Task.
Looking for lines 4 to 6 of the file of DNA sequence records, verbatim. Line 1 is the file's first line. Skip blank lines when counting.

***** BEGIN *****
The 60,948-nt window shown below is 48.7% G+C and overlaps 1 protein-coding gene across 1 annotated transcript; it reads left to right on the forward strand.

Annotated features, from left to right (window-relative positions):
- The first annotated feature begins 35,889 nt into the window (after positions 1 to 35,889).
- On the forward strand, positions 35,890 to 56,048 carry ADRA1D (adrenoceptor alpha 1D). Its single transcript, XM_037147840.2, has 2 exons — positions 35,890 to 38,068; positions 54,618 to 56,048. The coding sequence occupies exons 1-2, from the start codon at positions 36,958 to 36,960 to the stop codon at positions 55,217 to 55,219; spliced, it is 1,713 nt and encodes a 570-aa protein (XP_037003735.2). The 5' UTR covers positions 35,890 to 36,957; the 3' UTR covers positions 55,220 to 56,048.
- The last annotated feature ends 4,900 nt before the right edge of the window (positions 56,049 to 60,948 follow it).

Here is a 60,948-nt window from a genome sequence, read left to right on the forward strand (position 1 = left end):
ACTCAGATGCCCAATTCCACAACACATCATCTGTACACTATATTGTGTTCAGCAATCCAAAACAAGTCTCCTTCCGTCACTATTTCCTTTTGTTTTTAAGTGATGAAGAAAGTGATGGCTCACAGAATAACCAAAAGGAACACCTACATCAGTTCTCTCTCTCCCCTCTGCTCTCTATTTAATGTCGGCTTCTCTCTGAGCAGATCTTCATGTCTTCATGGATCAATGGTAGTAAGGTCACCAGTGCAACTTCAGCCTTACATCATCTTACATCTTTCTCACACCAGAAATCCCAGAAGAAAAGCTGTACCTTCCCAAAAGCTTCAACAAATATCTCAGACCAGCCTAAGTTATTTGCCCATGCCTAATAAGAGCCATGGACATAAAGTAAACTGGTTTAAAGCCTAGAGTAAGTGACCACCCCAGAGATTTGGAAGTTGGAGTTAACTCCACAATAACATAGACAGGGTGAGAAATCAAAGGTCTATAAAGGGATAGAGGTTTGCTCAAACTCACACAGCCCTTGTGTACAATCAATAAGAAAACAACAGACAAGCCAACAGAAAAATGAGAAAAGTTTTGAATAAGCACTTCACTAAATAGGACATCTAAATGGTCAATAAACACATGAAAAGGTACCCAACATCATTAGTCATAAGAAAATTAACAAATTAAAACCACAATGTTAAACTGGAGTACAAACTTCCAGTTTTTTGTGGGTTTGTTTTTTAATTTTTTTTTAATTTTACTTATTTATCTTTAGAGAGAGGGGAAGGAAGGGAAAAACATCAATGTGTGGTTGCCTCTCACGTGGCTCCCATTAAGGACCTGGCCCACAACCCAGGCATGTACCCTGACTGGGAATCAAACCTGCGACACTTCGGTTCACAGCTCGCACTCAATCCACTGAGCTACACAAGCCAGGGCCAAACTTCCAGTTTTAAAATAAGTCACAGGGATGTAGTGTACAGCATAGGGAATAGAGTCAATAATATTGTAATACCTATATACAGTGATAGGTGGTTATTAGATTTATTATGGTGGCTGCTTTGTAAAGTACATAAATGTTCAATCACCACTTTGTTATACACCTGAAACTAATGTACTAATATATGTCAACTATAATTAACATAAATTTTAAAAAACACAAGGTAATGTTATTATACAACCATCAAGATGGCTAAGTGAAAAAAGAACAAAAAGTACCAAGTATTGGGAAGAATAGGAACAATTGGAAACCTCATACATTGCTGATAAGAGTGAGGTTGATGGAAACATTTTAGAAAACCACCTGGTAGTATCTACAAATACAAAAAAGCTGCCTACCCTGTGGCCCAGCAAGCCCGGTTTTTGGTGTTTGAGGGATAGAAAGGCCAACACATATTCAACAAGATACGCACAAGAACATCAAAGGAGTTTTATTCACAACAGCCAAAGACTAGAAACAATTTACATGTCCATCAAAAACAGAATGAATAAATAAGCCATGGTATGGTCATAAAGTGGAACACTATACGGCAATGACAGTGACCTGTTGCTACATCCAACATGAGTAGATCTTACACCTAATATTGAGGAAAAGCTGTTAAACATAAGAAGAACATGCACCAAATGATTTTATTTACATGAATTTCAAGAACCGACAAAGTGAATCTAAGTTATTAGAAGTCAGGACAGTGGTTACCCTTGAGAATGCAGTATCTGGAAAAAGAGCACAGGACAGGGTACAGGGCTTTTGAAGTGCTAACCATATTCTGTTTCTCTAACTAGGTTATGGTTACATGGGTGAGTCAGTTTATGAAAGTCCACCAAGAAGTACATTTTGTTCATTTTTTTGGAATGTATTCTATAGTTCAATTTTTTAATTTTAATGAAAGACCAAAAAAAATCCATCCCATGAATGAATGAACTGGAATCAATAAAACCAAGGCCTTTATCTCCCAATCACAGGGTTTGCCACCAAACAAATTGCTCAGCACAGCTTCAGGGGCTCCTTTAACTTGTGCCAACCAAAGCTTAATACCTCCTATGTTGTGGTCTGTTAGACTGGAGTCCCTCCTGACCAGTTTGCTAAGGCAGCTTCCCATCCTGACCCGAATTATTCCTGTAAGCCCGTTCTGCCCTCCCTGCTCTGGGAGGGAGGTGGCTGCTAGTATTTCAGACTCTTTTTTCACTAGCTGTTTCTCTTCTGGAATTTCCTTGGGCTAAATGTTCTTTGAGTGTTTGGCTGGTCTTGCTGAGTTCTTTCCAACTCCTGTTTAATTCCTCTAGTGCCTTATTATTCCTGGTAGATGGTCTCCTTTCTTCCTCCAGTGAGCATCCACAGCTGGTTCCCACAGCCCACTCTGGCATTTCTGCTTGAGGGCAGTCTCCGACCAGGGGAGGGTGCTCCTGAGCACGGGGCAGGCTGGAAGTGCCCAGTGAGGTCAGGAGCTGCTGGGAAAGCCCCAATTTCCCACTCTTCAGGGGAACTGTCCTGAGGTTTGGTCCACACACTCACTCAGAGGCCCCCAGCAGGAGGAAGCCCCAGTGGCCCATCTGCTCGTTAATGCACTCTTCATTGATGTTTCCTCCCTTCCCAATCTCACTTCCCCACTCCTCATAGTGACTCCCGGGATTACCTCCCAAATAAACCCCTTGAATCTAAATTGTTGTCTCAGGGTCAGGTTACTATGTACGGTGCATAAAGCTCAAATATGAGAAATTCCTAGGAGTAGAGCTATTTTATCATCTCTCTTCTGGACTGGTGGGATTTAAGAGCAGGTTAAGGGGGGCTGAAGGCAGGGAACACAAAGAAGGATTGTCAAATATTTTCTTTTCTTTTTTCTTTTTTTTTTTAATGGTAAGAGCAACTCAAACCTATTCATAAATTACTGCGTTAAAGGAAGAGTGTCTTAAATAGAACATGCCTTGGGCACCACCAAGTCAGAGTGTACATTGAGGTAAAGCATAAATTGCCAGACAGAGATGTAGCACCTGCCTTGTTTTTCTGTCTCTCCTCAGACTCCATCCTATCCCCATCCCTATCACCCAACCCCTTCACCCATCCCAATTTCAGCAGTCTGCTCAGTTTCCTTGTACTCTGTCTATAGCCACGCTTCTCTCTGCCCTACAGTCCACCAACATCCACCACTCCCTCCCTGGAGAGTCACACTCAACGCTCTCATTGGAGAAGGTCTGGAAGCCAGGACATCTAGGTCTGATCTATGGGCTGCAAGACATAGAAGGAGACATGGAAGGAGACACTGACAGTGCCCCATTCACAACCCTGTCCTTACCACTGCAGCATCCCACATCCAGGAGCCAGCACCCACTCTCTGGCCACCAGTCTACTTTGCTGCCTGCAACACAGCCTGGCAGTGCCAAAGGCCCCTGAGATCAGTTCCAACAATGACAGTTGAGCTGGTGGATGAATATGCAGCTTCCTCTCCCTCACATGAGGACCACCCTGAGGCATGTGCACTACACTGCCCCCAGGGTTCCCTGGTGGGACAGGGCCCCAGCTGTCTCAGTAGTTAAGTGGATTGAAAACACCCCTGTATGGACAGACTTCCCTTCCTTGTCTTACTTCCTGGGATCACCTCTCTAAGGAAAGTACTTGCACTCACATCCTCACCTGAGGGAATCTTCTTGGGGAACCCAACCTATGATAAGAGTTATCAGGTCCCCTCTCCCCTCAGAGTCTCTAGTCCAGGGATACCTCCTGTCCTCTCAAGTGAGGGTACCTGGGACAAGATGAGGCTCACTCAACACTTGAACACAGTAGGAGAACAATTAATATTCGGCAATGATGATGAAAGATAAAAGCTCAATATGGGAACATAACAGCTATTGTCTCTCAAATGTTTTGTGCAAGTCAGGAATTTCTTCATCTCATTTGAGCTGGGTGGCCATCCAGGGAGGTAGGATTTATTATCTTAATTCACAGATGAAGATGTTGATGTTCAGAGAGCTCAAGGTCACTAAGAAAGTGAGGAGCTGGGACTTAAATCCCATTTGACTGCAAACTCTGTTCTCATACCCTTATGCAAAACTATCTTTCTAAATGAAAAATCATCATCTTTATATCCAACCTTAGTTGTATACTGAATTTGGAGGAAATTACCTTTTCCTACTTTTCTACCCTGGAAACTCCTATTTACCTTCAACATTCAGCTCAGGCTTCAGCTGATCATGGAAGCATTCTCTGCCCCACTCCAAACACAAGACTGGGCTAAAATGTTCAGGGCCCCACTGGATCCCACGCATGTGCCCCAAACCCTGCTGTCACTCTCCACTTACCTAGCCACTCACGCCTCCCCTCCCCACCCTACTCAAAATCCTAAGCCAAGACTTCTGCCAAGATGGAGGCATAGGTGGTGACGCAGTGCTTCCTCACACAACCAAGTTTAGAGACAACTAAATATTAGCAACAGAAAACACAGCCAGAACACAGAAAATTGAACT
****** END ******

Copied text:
- On the forward strand, positions 35,890 to 56,048 carry ADRA1D (adrenoceptor alpha 1D). Its single transcript, XM_037147840.2, has 2 exons — positions 35,890 to 38,068; positions 54,618 to 56,048. The coding sequence occupies exons 1-2, from the start codon at positions 36,958 to 36,960 to the stop codon at positions 55,217 to 55,219; spliced, it is 1,713 nt and encodes a 570-aa protein (XP_037003735.2). The 5' UTR covers positions 35,890 to 36,957; the 3' UTR covers positions 55,220 to 56,048.
- The last annotated feature ends 4,900 nt before the right edge of the window (positions 56,049 to 60,948 follow it).

Here is a 60,948-nt window from a genome sequence, read left to right on the forward strand (position 1 = left end):